According to the New York Times, a third of America's population is over the age of 50, with trillions of dollars to spend and a huge chunk of years left to live. But somehow in a separate reality of ad land, the 50+ (who are we kidding, even 40+) have almost vanished from the face of the earth, or at least from the conference room and creative brief. A measly 13% of aforementioned “old folks” are shown in ads.
Gen X, the “I don’t wanna grow up” generation who wields $2.4 trillion in spending power, continues to rock Chuck Taylors, go to concerts, travel, and take part in activities like skiing, camping, mountain biking, and hiking. They’re also carrying newly-minted AARP cards.
And let’s not forget that Baby Boomers still account for 74 million in population, and well over half of America’s household income. According to one study, the two new hobbies seniors are embracing during the pandemic are cooking (41%) and baking (34%). If only those home meal kit and smoothie brands would take note. Think they’re not online? Think again. In June 2020, NRF reported that over 25% of Boomers had used a grocery delivery service at least once in the past three months. That’s a lot of people and revenue to ignore.
Despite their giant wallets, 78% of people over 50 believe advertisers don’t get them. But payback is real because 49% of these folks repay marketers in kind—they ignore brands that ignore them.
While ageism in advertising is annoying, ageism in employment can be devastating. To make things worse, the two are inextricably linked. Ageism in the advertising industry is rampant. And that means the folks in charge of marketing for brands are biased and kind of clueless about Gen Xers and Boomers.
Ageism is anchored in the belief that people lose their value, skills and ability with age. Job searches are constructed so that AI weeds out people with degrees or high school diplomas past a certain year, or whose job experience extends too far into the past. More and more Gen Xers and Boomers find themselves put out of the full-time workforce, with no way back in, despite how many hundreds of applications they fill out, how much training they do, or how hard they network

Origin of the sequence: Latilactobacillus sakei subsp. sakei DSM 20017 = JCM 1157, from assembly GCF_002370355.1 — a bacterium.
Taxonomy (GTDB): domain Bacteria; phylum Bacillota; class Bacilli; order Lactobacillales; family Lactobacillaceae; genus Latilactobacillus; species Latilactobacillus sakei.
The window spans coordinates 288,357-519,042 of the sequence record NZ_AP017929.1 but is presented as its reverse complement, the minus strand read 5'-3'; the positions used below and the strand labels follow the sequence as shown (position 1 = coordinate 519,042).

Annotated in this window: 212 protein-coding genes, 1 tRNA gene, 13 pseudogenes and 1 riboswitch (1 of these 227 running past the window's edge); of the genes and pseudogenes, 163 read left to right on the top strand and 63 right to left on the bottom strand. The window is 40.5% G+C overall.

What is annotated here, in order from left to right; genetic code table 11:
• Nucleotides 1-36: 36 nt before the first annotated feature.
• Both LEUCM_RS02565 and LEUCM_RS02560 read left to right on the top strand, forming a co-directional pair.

Don’t believe this is a thing? It is.
WPP CEO Mark Read famously tweeted: "We have a very broad range of skills," he said, "and if you look at our people — the average age of someone who works at WPP is less than 30 — they don't hark back to the 1980s, luckily.”
Ouch. Shut the front door.
Note to Mr. Read: The population of older Americans was expected to more than double by 2060. Guess WPP and its clients are poised to “luckily” lose money.
Writing off the very influential, very active, and still very sharp as the new, mundane and quiet silver sect is very, very much a mistake.
But it’s not allllllll doom and gloom. Some brands actually get it.
Enter one of our absolute favorites, CADDIS, whose tagline, “We’re the anti anti-aging brand,” works wonders. They’ve brilliantly seized the day and read the tea leaves by making aging cool and aspirational. They’ve redefined reading glasses as desirable, stylish eye appliances that can be an outfit staple. And their Instagram is no joke.
Speaking of Instagram, according to Statista, almost half of those ages 30-49 are Instagram users and a third of those 50-64 are trailing behind them. That’s, umm, a lot of people to ignore.
Let’s try some optimism for a minute. Perhaps advertisers and marketers don’t deliberately set out to alienate older consumers. But since agencies and brands have kicked a ton of the older people out of their marketing and advertising departments, the young people in these roles are only thinking about marketing to other young people. In fact, one study revealed 62% of those over 50 believe advertisers ignore them because they are too young to understand them. Let’s get real, only the older folks know what it's like to go through almost every stage of life, professionally and as a consumer. We can’t entrust folks under 30 to get it.
If you’re now panicking about how you’re leaving behind a pot of gold at the end of the rainbow and wondering how to fix this mess, we’ve got some suggestions to get you started:
** Special thanks to Nina McCollum for her contributions to this post.
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